Facts & Stats

The Problem:
Domestic violence exists in every community, impacting individuals regardless of age, income, race, education, or belief system. In 2013, there were nearly 65,000 domestic violence incidents reported to police and 44 domestic violence homicides in New Jersey, a 13% increase from the previous year (NJ Uniform Crime Report.) Domestic violence impacts the health and safety of individuals, families and communities. In 2003, the cost of intimate partner rape, physical assault and stalking totaled $8.3 billion in direct medical and mental health care services and lost productivity from work. Furthermore domestic violence contributes to child abuse and child fatalities, mental health and substance abuse issues as well as homelessness.

The Need: The Need Despite the array of services provided and the number of individuals served by our domestic violence programs, 783 women and 912 children were unable to be sheltered at their local program due to a lack of space. There were also 980 victims, 136 children, and 324 offenders who were put on waiting lists for non-residential services due to a lack of staff to provide these services. Domestic violence programs struggle to meet the overwhelming need of shelter beds, legal services and representation, case management, and community education. In addition, domestic violence agencies are serving more specialized and complex clientele including victims of human trafficking and sexual assault, individuals with mental health and substance abuse issues, and underserved populations including teens, male victims, individuals with disabilities, and clients representing diverse cultures.

Levels of Service

In 2015, the 23 lead domestic violence agencies:

  • Sheltered 1,438 victims and 1,505 children
  • Answered 92,976 hotline calls
  • Provided non-residential services to 13,060 victims including legal, financial and housing advocacy, group and individual counseling 
  • Provided batterers intervention services to 1,040 domestic violence offenders
  • Provided nearly 2,893 trainings and presentations to approximately 96,852 individuals including court personnel, police, health care providers, faith leaders, high school and middle school students, as well as the general public
National Domestic Violence Statistics

For the ninth consecutive year, on September 10, 2014, the National Network to End Domestic Violence conducted a one-day unduplicated count of adults and children seeking domestic violence service in the United States. This annual census documents the number of individuals who sought services in a single 24-hour period, as well as the types of services requested, the number of service requests that went unmet due to a lack of resources, and the issues and barriers that domestic violence programs face as they strive to provide services to victims of domestic violence.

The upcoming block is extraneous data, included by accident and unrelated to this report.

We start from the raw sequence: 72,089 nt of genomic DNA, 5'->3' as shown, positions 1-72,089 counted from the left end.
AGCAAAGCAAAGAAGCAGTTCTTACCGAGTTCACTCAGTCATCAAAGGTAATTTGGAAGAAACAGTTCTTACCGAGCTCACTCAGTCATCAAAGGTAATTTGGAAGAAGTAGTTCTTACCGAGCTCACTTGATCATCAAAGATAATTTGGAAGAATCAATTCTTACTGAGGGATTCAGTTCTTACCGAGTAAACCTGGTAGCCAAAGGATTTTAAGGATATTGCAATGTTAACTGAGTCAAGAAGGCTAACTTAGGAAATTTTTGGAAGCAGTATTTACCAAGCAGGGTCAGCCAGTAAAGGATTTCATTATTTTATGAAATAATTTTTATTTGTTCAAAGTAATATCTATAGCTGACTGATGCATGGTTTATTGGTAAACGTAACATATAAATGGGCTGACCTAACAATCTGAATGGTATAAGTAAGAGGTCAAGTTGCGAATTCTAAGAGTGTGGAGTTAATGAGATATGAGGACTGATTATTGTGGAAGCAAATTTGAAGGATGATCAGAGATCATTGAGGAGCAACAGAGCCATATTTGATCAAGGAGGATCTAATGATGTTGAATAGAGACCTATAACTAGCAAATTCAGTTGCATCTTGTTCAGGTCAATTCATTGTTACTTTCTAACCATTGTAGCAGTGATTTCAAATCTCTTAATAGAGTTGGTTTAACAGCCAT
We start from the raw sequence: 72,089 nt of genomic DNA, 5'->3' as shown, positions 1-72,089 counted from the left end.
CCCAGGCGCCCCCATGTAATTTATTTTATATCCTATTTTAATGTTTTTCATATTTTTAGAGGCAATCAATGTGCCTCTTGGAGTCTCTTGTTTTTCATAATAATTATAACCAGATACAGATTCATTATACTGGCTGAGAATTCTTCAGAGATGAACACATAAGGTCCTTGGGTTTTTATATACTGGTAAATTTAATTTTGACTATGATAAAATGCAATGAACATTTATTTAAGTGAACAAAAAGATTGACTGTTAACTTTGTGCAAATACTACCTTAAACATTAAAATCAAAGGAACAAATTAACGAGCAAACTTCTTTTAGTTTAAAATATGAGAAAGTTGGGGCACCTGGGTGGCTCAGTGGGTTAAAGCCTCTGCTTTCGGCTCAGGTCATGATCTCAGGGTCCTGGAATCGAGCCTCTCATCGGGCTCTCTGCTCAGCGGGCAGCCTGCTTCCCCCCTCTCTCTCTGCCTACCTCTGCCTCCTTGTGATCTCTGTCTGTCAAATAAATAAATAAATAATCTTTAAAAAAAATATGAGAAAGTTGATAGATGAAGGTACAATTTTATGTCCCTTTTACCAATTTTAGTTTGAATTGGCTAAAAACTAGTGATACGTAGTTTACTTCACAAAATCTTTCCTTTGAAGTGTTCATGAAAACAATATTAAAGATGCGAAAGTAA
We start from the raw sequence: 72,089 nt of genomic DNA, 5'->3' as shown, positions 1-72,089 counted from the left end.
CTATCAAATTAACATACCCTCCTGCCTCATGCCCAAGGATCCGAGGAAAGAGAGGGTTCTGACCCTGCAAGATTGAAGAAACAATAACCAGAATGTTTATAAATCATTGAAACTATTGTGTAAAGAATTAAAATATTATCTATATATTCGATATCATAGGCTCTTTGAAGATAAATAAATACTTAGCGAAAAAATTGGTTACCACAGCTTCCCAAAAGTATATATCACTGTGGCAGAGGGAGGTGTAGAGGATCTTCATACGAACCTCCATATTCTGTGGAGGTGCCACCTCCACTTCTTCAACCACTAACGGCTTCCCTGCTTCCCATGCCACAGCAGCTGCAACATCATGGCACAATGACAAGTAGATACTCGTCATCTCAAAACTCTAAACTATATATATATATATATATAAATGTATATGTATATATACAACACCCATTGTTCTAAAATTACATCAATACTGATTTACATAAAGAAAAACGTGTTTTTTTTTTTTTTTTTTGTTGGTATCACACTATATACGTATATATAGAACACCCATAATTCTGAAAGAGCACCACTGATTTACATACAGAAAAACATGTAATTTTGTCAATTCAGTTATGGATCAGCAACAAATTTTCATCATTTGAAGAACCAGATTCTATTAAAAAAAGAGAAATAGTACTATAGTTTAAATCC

This report is instrumental in raising awareness about domestic violence and the incredible work that local domestic violence programs do every day.

National Domestic Violence Census Summary

New Jersey Domestic Violence Statistics

New Jersey's Census Data

On September 10, 2014, New Jersey’s domestic violence agencies served a total of 1,109 adults and children. However, victims made more than 60 requests for services, including emergency shelter, transitional housing, and non-residential services, which could not be provided because programs did not have the resources to provide these services

NJ Domestic Violence Census Summary

To see the full summary report, click here.

Domestic Violence Offense Report 2014

The following statistics and graphics found in the report are the result of gathered data displaying the complexities of domestic violence found within the State of New Jersey. The report is produced annually based on the domestic violence offense reports submitted to the New Jersey Uniform Crime Reporting System by every New Jersey law enforcement agency for the year 2014.



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